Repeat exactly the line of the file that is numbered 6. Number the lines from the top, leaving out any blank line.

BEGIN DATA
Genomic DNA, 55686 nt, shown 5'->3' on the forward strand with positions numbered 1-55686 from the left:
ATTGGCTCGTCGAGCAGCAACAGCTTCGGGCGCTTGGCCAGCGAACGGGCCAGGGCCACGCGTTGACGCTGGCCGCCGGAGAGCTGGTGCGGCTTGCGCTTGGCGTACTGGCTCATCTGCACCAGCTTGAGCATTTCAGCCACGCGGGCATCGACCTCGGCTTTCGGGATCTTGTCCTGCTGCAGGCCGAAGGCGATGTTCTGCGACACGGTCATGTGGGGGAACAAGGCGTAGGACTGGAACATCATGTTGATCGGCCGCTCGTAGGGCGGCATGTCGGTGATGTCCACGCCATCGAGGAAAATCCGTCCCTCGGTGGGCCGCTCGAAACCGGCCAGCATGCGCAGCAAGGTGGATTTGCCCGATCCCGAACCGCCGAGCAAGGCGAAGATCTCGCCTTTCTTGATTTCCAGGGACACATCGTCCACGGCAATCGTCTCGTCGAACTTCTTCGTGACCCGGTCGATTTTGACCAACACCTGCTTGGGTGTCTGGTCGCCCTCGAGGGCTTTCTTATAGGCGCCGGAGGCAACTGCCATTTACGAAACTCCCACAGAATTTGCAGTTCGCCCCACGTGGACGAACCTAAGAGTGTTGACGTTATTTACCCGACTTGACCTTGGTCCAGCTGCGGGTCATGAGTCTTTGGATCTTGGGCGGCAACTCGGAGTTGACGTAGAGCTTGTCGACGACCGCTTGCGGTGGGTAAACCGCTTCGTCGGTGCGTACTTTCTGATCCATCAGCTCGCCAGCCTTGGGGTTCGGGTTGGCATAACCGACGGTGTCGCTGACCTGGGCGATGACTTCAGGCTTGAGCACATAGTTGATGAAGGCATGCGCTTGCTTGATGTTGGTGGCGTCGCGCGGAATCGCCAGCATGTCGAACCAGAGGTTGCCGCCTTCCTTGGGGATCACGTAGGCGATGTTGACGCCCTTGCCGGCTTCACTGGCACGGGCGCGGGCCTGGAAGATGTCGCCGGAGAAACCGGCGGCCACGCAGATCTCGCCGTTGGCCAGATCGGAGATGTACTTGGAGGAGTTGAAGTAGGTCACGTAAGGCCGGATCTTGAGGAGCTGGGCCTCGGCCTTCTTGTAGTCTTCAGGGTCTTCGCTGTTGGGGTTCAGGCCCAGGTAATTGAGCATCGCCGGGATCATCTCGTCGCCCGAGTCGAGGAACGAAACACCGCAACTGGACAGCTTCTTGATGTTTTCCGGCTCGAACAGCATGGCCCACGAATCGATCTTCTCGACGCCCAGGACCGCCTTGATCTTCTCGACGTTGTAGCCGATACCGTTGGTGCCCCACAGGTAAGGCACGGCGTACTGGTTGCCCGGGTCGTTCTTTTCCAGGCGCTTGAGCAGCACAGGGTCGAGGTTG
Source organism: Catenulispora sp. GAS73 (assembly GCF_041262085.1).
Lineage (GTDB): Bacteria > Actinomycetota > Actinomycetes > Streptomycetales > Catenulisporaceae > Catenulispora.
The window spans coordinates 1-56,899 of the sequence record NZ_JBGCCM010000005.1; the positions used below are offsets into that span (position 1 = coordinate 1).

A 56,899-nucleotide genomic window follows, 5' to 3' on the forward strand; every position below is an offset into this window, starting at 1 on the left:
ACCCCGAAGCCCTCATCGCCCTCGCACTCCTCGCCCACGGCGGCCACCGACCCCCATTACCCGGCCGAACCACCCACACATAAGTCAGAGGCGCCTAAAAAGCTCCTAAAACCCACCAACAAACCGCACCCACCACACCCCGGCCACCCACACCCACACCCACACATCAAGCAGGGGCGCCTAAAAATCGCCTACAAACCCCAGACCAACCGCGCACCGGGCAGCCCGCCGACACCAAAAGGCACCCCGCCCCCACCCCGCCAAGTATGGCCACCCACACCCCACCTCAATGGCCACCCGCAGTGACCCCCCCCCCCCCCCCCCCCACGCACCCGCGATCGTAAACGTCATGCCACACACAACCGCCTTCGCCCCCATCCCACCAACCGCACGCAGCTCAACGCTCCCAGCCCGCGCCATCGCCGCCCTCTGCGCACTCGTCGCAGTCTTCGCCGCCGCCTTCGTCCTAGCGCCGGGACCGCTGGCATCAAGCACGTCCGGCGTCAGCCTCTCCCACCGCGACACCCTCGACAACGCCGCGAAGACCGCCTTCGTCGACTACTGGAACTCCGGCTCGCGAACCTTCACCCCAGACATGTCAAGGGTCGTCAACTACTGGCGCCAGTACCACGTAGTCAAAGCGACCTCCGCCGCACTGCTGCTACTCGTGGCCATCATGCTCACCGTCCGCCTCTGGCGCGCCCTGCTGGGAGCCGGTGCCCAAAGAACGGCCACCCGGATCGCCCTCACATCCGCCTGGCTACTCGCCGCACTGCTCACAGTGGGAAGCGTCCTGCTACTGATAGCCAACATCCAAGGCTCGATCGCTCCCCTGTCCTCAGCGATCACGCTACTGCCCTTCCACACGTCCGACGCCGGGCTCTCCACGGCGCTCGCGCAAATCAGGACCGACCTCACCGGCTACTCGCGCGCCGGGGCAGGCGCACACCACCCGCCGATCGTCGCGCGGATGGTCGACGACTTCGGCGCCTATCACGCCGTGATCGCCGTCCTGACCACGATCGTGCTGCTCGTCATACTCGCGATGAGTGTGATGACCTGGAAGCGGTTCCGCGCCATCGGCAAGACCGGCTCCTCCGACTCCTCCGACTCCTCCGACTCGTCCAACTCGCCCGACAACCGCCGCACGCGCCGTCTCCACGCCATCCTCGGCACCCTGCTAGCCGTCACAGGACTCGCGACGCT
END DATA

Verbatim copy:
A 56,899-nucleotide genomic window follows, 5' to 3' on the forward strand; every position below is an offset into this window, starting at 1 on the left: